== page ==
The battle of El Alamein, which began shortly before ten o’clock on the evening of 23 October 1942, was the decisive battle of the Desert War. Victory for Bernard Law Montgomery and his Eighth Army was a huge morale boost for the British. As Churchill wrote in 'The Hinge of Fate', it could almost be said that ‘Before Alamein we never had a victory. After Alamein we never had a defeat.’
But this was, from the start, a strange kind of desert battle. Though often caricatured, for example, as a fight between Lt General Montgomery and the brilliant German commander of the Afrika Korps, Erwin Rommel, in fact Rommel was away in Germany on sick leave when the battle began, only returning to the desert two days after the fighting had started. And rather than being a dramatic battle of movement across the immense spaces of the Western Desert in the style of early actions, El Alamein was to a large extent an attritional confrontation with both opposing forces trapped between the impenetrable (at least to motorized vehicles) marshes in the south and the Mediterranean Sea in the north. In this narrow band of desert – around 40 miles wide – around 200,000 British Commonwealth and Empire troops confronted 100,000 Axis soldiers.
Nor, in truth, did Montgomery win this battle by exercising leadership of innovative genius. Rather this was a struggle which suited his methodical approach and careful attention to detail. He commanded an Eighth Army that not only outnumbered the Afrika Korps on the ground, but also in the air. Moreover, the Afrika Korps was short of that most vital commodity in mechanized warfare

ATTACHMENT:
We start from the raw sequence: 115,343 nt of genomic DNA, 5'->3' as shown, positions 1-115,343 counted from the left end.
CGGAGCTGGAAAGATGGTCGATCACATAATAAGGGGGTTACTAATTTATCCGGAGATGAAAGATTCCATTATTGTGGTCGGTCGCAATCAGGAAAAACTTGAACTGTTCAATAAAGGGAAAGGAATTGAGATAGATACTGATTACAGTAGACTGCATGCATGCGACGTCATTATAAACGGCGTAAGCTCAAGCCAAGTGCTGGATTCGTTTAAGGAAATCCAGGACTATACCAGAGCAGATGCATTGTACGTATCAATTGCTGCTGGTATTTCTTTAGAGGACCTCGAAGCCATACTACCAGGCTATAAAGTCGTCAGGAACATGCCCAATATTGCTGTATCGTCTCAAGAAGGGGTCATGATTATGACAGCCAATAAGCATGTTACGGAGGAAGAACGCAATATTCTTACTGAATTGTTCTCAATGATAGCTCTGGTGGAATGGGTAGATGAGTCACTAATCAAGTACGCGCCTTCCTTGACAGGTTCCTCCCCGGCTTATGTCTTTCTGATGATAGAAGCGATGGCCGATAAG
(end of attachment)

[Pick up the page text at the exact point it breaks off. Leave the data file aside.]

– petrol. Axis supply convoys had to run a gauntlet of Allied naval attacks across the southern Mediterranean – a problem the Eighth Army never had to face, since there were plenty of oil supplies to their rear in the Middle East.
Thus this combination of geography and lack of fuel forced the Afrika Korps into the unusual position of static defence. As Professor Robert Citino says, the German army – even before Nazi Blitzkreig – had always tried to fight ‘short, but lively wars’ in order to compensate for shortages of numbers and supplies. So it was no accident that, even before the battle began, it seemed as if Rommel’s men would need a miracle to win the forthcoming encounter.
Early in the morning of 24 October, special Allied mine clearing units moved forward to try and clear a path through the gigantic minefield the Afrika Korps had laid in front of them. The Germans and their allies had already been subjected to a huge artillery bombardment the night before – again reminiscent of the massive set piece battles of the First World War. Montgomery’s men then moved forward in the south – where they made little progress – and in the north, up to the coast, where the Australians had some success in penetrating the German lines. But it wasn’t until 1 November and the phase of the battle Monty had dubbed ‘Operation Supercharge’ that the Allied attack broke through Axis lines. Allied units – prominent amongst them the 2nd New Zealand Division – managed to push through the Italian defences in the centre/north of the battlefront in an area known as Kidney Ridge. (The New Zealand soldiers, under the command of the remarkable Lt General Sir Bernard Freyberg, were rated by Rommel as the finest troops he had ever fought).